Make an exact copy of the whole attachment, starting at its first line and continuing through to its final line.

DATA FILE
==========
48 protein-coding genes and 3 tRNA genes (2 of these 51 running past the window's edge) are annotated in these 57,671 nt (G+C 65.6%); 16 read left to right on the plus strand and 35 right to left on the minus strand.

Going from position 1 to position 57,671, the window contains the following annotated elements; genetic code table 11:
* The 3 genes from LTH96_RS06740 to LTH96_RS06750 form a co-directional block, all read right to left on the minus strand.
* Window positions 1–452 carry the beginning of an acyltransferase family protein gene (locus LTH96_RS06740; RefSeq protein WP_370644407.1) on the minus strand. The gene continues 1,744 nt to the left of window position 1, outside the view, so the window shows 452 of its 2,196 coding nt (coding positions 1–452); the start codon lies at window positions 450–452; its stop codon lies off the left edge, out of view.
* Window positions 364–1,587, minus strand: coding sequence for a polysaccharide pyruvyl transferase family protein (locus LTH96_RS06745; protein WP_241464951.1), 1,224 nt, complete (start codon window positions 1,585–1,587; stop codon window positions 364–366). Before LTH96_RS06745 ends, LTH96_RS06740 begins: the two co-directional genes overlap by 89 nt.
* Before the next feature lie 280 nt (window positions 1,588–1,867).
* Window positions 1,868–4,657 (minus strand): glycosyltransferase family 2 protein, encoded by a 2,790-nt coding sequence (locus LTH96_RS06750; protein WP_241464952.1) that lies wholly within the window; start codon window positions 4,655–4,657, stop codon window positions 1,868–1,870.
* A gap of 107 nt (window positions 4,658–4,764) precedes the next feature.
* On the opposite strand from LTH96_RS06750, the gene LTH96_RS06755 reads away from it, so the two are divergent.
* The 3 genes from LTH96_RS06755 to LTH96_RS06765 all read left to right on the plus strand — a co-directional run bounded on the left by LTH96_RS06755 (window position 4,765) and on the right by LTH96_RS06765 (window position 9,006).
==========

48 protein-coding genes and 3 tRNA genes (2 of these 51 running past the window's edge) are annotated in these 57,671 nt (G+C 65.6%); 16 read left to right on the plus strand and 35 right to left on the minus strand.

Going from position 1 to position 57,671, the window contains the following annotated elements; genetic code table 11:
* The 3 genes from LTH96_RS06740 to LTH96_RS06750 form a co-directional block, all read right to left on the minus strand.
* Window positions 1–452 carry the beginning of an acyltransferase family protein gene (locus LTH96_RS06740; RefSeq protein WP_370644407.1) on the minus strand. The gene continues 1,744 nt to the left of window position 1, outside the view, so the window shows 452 of its 2,196 coding nt (coding positions 1–452); the start codon lies at window positions 450–452; its stop codon lies off the left edge, out of view.
* Window positions 364–1,587, minus strand: coding sequence for a polysaccharide pyruvyl transferase family protein (locus LTH96_RS06745; protein WP_241464951.1), 1,224 nt, complete (start codon window positions 1,585–1,587; stop codon window positions 364–366). Before LTH96_RS06745 ends, LTH96_RS06740 begins: the two co-directional genes overlap by 89 nt.
* Before the next feature lie 280 nt (window positions 1,588–1,867).
* Window positions 1,868–4,657 (minus strand): glycosyltransferase family 2 protein, encoded by a 2,790-nt coding sequence (locus LTH96_RS06750; protein WP_241464952.1) that lies wholly within the window; start codon window positions 4,655–4,657, stop codon window positions 1,868–1,870.
* A gap of 107 nt (window positions 4,658–4,764) precedes the next feature.
* On the opposite strand from LTH96_RS06750, the gene LTH96_RS06755 reads away from it, so the two are divergent.
* The 3 genes from LTH96_RS06755 to LTH96_RS06765 all read left to right on the plus strand — a co-directional run bounded on the left by LTH96_RS06755 (window position 4,765) and on the right by LTH96_RS06765 (window position 9,006).